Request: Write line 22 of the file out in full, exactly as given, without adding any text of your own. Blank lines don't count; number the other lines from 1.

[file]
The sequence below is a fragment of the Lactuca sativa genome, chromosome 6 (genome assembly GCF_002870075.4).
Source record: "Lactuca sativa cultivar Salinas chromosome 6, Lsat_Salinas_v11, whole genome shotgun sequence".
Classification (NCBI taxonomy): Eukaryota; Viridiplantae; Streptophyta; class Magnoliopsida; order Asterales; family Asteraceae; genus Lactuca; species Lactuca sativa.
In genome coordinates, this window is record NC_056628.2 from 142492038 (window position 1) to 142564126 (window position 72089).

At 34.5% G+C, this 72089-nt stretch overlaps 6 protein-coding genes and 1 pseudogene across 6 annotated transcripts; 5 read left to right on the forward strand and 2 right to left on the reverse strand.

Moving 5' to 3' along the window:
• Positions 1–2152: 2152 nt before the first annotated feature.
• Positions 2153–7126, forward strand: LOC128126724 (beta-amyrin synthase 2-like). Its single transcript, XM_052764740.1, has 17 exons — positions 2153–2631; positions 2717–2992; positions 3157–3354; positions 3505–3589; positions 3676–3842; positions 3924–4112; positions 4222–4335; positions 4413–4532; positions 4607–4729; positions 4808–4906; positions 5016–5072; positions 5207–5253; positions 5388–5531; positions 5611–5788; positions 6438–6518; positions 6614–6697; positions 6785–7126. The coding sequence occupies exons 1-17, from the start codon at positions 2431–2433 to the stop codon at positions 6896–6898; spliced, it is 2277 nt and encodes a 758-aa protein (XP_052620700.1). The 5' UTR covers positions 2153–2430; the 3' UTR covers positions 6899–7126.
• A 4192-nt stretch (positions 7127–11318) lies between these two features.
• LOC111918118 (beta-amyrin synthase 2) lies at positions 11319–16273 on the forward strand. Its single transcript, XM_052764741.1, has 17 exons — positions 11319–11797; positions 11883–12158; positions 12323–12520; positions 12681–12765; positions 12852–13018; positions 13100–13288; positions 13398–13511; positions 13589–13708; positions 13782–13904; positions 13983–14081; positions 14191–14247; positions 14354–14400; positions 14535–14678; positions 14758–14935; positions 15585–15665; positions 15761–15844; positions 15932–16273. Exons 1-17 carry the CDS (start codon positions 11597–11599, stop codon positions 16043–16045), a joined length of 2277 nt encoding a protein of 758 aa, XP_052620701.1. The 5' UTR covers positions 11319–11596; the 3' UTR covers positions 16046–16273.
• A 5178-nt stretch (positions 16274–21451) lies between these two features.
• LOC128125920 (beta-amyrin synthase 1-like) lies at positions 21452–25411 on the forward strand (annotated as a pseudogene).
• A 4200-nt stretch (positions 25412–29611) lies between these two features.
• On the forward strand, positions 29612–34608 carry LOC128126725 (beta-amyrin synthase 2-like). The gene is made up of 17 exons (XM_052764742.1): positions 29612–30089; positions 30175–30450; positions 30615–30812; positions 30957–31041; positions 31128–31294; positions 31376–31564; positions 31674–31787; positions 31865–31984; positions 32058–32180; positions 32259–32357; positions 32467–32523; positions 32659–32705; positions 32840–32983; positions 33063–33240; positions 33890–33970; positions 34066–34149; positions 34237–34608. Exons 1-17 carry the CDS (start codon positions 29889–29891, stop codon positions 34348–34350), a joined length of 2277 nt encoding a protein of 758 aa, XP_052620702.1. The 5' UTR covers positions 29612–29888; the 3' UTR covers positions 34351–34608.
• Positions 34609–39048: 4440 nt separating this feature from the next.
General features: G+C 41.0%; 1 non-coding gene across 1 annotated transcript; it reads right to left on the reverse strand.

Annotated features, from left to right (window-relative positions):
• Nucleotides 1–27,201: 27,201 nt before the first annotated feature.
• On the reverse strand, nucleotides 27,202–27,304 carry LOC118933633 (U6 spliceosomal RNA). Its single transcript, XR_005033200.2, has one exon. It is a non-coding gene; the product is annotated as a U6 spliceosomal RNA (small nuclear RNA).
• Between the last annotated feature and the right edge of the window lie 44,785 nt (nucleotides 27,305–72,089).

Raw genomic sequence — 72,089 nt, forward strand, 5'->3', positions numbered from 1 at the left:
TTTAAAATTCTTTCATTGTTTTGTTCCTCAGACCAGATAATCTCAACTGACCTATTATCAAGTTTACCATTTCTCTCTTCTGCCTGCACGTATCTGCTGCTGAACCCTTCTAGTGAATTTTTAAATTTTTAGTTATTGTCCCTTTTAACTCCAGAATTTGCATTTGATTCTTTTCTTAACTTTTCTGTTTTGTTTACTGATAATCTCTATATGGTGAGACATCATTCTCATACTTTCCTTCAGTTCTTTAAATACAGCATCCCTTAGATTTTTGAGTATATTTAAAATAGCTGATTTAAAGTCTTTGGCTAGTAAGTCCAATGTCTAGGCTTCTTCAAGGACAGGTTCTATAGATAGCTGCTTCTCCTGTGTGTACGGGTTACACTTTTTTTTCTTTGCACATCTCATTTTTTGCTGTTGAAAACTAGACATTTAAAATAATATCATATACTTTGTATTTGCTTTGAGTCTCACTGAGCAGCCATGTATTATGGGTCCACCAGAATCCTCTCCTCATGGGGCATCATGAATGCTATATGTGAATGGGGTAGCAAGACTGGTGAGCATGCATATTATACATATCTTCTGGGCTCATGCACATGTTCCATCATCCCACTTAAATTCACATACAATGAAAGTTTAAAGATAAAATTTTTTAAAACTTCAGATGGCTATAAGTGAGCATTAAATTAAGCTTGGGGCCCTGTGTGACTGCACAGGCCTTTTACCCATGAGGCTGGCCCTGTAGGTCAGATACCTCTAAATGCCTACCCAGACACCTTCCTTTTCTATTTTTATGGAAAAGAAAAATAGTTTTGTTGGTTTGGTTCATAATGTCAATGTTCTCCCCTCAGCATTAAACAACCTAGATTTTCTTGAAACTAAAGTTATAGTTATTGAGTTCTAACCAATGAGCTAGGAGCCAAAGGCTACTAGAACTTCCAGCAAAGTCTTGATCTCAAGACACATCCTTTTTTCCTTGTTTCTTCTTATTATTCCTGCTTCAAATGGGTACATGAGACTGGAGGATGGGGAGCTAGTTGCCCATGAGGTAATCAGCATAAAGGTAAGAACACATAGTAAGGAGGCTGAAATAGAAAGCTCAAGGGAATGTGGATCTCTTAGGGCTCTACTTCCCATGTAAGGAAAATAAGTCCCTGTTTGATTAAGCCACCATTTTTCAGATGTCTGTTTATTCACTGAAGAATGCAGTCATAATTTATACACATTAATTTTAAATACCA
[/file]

TTTAAAATTCTTTCATTGTTTTGTTCCTCAGACCAGATAATCTCAACTGACCTATTATCAAGTTTACCATTTCTCTCTTCTGCCTGCACGTATCTGCTGCTGAACCCTTCTAGTGAATTTTTAAATTTTTAGTTATTGTCCCTTTTAACTCCAGAATTTGCATTTGATTCTTTTCTTAACTTTTCTGTTTTGTTTACTGATAATCTCTATATGGTGAGACATCATTCTCATACTTTCCTTCAGTTCTTTAAATACAGCATCCCTTAGATTTTTGAGTATATTTAAAATAGCTGATTTAAAGTCTTTGGCTAGTAAGTCCAATGTCTAGGCTTCTTCAAGGACAGGTTCTATAGATAGCTGCTTCTCCTGTGTGTACGGGTTACACTTTTTTTTCTTTGCACATCTCATTTTTTGCTGTTGAAAACTAGACATTTAAAATAATATCATATACTTTGTATTTGCTTTGAGTCTCACTGAGCAGCCATGTATTATGGGTCCACCAGAATCCTCTCCTCATGGGGCATCATGAATGCTATATGTGAATGGGGTAGCAAGACTGGTGAGCATGCATATTATACATATCTTCTGGGCTCATGCACATGTTCCATCATCCCACTTAAATTCACATACAATGAAAGTTTAAAGATAAAATTTTTTAAAACTTCAGATGGCTATAAGTGAGCATTAAATTAAGCTTGGGGCCCTGTGTGACTGCACAGGCCTTTTACCCATGAGGCTGGCCCTGTAGGTCAGATACCTCTAAATGCCTACCCAGACACCTTCCTTTTCTATTTTTATGGAAAAGAAAAATAGTTTTGTTGGTTTGGTTCATAATGTCAATGTTCTCCCCTCAGCATTAAACAACCTAGATTTTCTTGAAACTAAAGTTATAGTTATTGAGTTCTAACCAATGAGCTAGGAGCCAAAGGCTACTAGAACTTCCAGCAAAGTCTTGATCTCAAGACACATCCTTTTTTCCTTGTTTCTTCTTATTATTCCTGCTTCAAATGGGTACATGAGACTGGAGGATGGGGAGCTAGTTGCCCATGAGGTAATCAGCATAAAGGTAAGAACACATAGTAAGGAGGCTGAAATAGAAAGCTCAAGGGAATGTGGATCTCTTAGGGCTCTACTTCCCATGTAAGGAAAATAAGTCCCTGTTTGATTAAGCCACCATTTTTCAGATGTCTGTTTATTCACTGAAGAATGCAGTCATAATTTATACACATTAATTTTAAATACCA